- In 2014, the fetal death rate was highest in the least deprived areas (quintile 1, 7.0 per 1000 total births). There was no pattern in fetal death rate across the deprivation quintiles.
- As with the previous five-year period (2009–2013), infant death rates in 2014 increased with increasing level of deprivation. The infant death rate for the most deprived areas (quintile 5, 9.1 per 1000 live births), was nearly three times the rate of the least deprived areas (quintile 1, 3.2 per 1000 live births).
- Approximately 82% of fetal deaths and 60% of infant deaths registered in 2014 were preterm (<37 weeks’ gestation), the majority of which were very preterm (<28 weeks’ gestation).
- Approximately 66% of fetal deaths registered in 2014 had a birthweight of less than 1000g, most of which had a birthweight of less than 500g. Approximately 47% of infant deaths had a birthweight of less than 1000g, and these were spread evenly between the <500g and 500–999g birthweight groups.
- Since the late 1990s there has been a notable decrease in fetal, perinatal and post neonatal death rates in the >4500g birthweight group.
District health board region
- There was a wide range of fetal and infant death rates across district health boards (DHBs).
- Northland DHB had the highest fetal death rate (9.8 per 1000 total births), followed by Nelson Marlborough DHB (8.9 per 1000 total births). Fetal death rates were lowest in Tairāwhiti and Wairarapa DHBs (0.0 and 2.0 per 1000 total births, respectively).
- Tairāwhiti DHB had the highest rate of infant deaths (11.9 per 1000 live births), twice the national rate in 2014.
Cause of death
- Approximately 70% of fetal deaths had a cause of death in the ICD-10 chapter group ‘Certain conditions originating in the perinatal period (P00–P96)'; the most common specified cause of fetal death being ‘Slow fetal growth and fetal malnutrition (P05)’, followed by ‘Disorders related to short gestation and low birth weight, not elsewhere classified (P07)’.
- ‘Fetal death of unspecified cause (P95)’ accounted for 42% of all fetal deaths.
- ICD-10 chapter groups ‘Certain conditions originating in the perinatal period (P00–P96)’ and ‘Congenital malformations, deformations and chromosomal abnormalities (Q00–Q99) accounted for 52% and 21%, respectively, of infant deaths.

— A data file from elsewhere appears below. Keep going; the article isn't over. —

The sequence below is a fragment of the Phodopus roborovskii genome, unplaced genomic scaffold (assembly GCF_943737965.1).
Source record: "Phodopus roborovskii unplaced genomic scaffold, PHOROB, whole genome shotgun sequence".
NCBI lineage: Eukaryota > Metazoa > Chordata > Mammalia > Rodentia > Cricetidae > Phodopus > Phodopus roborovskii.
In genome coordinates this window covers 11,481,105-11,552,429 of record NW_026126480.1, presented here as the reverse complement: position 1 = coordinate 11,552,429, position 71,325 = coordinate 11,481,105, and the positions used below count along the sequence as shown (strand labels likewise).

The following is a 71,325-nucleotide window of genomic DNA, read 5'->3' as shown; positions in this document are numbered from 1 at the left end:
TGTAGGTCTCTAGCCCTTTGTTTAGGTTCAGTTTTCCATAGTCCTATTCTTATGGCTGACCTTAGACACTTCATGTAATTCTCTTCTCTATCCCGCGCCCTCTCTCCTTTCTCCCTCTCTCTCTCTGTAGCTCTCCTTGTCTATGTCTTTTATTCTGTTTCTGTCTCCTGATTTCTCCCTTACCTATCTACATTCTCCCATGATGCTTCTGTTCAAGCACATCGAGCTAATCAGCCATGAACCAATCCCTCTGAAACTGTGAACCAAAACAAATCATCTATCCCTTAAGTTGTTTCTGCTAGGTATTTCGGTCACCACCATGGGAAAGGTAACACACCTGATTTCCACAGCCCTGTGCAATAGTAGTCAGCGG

- The most common cause of infant death was ‘Disorders related to short gestation and low birthweight (P07)’ (27%).
Sudden unexpected death in infancy (SUDI) in those aged <1 year
- There were 45 deaths recorded as sudden unexpected death in infancy (SUDI) in 2014, including 14 sudden infant death syndrome (SIDS) deaths. The SUDI deaths included 29 males and 16 females.
- The SUDI rate in 2014 (0.8 per 1000 live births) was approximately half the rate in 2000 (1.5 per 1000 live births).
- In the five-year period, 2010–2014, the SUDI rate for babies in the Māori ethnic group was statistically significantly higher than all other ethnic groups. The SUDI rate for babies born in the most deprived areas (quintile 5) was statistically significantly higher than the rate for all other deprivation quintiles except quintile 4.
- During this same period, 2010–2014, SUDI rates were generally higher among babies born with a low birthweight (3.6 per 1000 live births for those with a birthweight between 1000g–1499g). SUDI rates were also generally higher among babies born to young mothers under 20 years (2.4 per 1000 live births), and at 32–36 weeks’ gestation (2.2 per 1000 live births). The highest SUDI rates were in Tairāwhiti and Lakes DHBs (2.5 and 2.0 per 1000 live births, respectively; statistically significantly higher than the national SUDI rate). Both Waitemata and Auckland DHBs had statistically significantly lower rates than the national rate.
Note: The number of fetal and infant deaths in New Zealand is small and may cause rates to fluctuate markedly from year to year. Rates derived from small numbers should be interpreted with caution. The denominator for percentage calculations is the total for each variable for which the information was recorded and excludes 'Unknown' categories.